Our Zenzic CAM Creator series continues with Liverpool-based Jon Wetherall, Managing Director of CGA Simulation, and Max Zadow, Director of Future Coders.
By applying gaming knowledge to real-world mobility questions, CGA has created engaging simulations to study autonomous driving and smart city solutions.
JW: “My background is gaming. I used to work for the company that did Wipeout and F1 games. We made a racing game called Space Ribbon and one day, about five years ago, we got a call from The Department for Transport (DfT). They were doing a research project on virtual reality (VR) in the testing and training of drivers, specifically hazard awareness.
“We turned it into a game and it worked – people said their attitudes changed as a result of our simulations. The hardest scenario came early in the game – a parked lorry with a big blind spot – and a lot of people crashed. VR feels so visceral, the experience can be quite vivid and shocking. Of course, smarter cars will hopefully fix these types of situations.”
To pursue this goal, CGA received a grant from Innovate UK to create an artificial learning environment for autonomous driving (ALEAD).
JW: “The aim was to make these cars safer and we stayed true to our computer game history. We didn’t have the resources to lidar scan the whole area, so we did our own thing using mapping data. We made a digital twin of Conwy in north Wales and unlike other simulations we kept all the ‘noise’ in – things like rain. This was important because it is now well-understood that noise is a big challenge for autonomous vehicles (AVs).
“Modern autonomous driving stacks have 20 different subsystems and we generally focus on only one or two, to do with perception. There’s been massive progress in this area over recent years, to the extent that artificial intelligence (AI) can identify an individual by their gait. What’s more, you can now do this on a computer you can put in a car – this is one of the cornerstones of driverless.
“It’s not the first time people have been excited about AI. In the 50s they were saying it was only a few years away. It has taken much longer than people thought, but major problems have now been solved.
“We are lucky to have one of the world’s leading experts in radar on our doorstep, Professor Jason Ralph of The University of Liverpool, and he helped us develop the simulation. You have to feed the car’s brain, a computer, all the information it will need – from sensors, cameras, GNSS – and you can do all that in the software.”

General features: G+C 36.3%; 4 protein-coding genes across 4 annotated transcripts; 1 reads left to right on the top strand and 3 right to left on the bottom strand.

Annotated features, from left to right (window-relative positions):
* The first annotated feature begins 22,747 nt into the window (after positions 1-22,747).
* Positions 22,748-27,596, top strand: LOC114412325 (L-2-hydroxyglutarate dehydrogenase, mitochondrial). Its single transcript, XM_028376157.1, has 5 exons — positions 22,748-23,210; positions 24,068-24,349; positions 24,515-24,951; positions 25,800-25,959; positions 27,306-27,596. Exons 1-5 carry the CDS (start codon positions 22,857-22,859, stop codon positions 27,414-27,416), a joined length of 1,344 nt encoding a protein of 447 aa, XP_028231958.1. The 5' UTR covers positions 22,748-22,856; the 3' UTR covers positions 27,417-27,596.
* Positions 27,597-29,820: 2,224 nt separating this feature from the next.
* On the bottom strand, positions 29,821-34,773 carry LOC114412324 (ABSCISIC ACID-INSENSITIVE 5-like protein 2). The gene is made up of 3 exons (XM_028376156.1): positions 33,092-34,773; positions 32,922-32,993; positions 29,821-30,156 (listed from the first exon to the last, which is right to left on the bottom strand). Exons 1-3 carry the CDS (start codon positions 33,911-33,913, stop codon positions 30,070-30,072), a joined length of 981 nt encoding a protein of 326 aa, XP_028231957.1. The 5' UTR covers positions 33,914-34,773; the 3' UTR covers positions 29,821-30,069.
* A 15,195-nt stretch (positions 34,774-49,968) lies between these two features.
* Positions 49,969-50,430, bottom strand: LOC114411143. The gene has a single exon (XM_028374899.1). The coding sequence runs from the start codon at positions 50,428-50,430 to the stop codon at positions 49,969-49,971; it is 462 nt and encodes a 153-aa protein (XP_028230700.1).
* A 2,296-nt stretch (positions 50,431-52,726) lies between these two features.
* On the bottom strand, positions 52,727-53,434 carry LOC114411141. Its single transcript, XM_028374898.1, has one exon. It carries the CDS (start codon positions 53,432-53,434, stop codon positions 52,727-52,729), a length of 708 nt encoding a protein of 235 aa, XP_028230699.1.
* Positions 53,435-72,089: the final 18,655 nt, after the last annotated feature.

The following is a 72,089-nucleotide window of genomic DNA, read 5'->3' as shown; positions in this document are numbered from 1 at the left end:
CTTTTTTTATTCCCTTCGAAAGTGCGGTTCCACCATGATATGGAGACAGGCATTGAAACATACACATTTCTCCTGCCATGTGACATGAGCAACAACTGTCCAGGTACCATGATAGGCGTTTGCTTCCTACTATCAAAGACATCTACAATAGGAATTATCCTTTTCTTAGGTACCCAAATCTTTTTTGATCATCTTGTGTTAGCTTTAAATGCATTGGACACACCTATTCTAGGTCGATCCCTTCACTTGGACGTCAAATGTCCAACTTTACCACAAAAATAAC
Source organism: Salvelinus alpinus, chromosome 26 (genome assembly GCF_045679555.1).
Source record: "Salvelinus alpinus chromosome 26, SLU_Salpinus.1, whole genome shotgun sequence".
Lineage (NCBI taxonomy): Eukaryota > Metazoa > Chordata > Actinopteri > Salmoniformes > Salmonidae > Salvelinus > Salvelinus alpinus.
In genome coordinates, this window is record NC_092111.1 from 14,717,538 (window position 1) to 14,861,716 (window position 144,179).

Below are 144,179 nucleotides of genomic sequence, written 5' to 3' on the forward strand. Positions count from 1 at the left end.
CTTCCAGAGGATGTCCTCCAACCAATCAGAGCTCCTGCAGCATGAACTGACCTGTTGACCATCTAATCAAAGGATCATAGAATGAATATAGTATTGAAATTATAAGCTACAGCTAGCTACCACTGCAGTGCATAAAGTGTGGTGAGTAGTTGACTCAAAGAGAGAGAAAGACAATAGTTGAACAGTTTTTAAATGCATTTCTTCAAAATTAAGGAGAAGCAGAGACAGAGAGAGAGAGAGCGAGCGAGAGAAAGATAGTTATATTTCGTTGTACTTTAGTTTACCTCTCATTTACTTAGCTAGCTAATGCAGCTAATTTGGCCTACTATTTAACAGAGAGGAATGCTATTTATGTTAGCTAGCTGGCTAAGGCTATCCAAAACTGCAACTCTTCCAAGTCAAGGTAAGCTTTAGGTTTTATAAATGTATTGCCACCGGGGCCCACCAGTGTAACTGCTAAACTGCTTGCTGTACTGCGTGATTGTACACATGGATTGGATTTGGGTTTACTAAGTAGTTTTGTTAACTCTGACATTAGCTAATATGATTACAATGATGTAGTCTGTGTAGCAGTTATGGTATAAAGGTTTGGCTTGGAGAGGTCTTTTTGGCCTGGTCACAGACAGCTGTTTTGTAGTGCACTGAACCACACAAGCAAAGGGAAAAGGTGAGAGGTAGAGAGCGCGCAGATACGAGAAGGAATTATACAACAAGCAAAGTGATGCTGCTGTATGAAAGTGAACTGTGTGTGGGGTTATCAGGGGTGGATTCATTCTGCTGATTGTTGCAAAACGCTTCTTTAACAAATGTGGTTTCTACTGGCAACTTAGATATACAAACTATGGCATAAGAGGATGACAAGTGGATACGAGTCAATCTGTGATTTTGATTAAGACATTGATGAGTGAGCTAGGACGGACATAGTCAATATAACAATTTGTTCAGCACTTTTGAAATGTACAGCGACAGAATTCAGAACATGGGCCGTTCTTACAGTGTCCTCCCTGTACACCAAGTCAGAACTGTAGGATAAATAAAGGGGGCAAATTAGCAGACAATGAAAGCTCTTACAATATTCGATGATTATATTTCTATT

MZ: “In particular, The University of Liverpool were interested in how weather affects things, right down to different types of rain and mist. In California, if an AV encounters conditions it can’t handle, like heavy rain, it pulls to the side of the road. That’s ok for San Francisco but not for Manchester!
“A few years ago, everyone seemed to be using the example of an AV encountering a kangaroo. How would it cope? The point is you can use our simulations to train cars, to create algorithm antibodies for once in a lifetime events and regular things in different environments. That remains an essential part of what’s needed to make AVs a reality.
“We picked Conwy partly because it has very different patterns of land use to America. An early use case for AVs is predicted to be taxis, but in the UK these are most frequently used by people who don’t own their own car, and they often live in high density housing or narrow streets. The operational design domains (ODDs) are going to have to deal with environments specific to this country – steep hills, roads which twist and turn, and changeable weather.”
Wetherall and Zadow’s latest collaboration is Mobility Mapper, a project to create greener and more intelligently designed transport hubs. The technology underpinning Mobility Mapper has been used previously by the team to model Covid 19 spread, autonomous vehicle technology and by the Liverpool 5G Create project (funded by DCMS as part of their 5G Testbeds and Trials Programme).
JW: “E-hubs are basically an extension of what used to be called transport hubs – train or bus stations. They’ll provide charging facilities and access to different modes of transport, for example, you can drop off an e-scooter and hop into a shared autonomous car.
“Here in Liverpool, there was a big trial of e-scooters, big in international terms not just UK. The worry was that a lot of them would end up in the canal, but that didn’t happen. The trial was incredibly successful. It’s all about linking that movement and nudging people away from car ownership.”
MZ: “We were already thinking about how Jon’s technology could be used for mobility as a service (MAAS) when we attended a virtual future transport conference in LA with the Centre for Connected and Autonomous Vehicles (CCAV).
“That was an influence, as was an Intelligent Transportation Systems (ITS) trade show in Copenhagen, where we saw an autonomous tram system designed to take bicycles. It was a small step from there to imagining autonomous trams carrying autonomous delivery pods.
“This is classic smart city stuff but you need to know how these e-hubs are likely to be used, with no track record, nothing to go on. We need simulated environments to make best guesses in. That’s Mobility Mapper.”
JW: “It is early days, still in the development phase, but the authorities in both Manchester and Liverpool have agreed there’s a need for such a predictive simulation tool.”
As we wrap-up a thoroughly enjoyable interview, Max dons his Director of Digital Creativity in Disability hat: “Autonomous delivery bots are basically electric wheelchairs without a person, so there’s clearly a potential benefit, but there needs to less wishcasting and more real work on how accessibility will be affected.”
For further info, visit CGAsimulation.com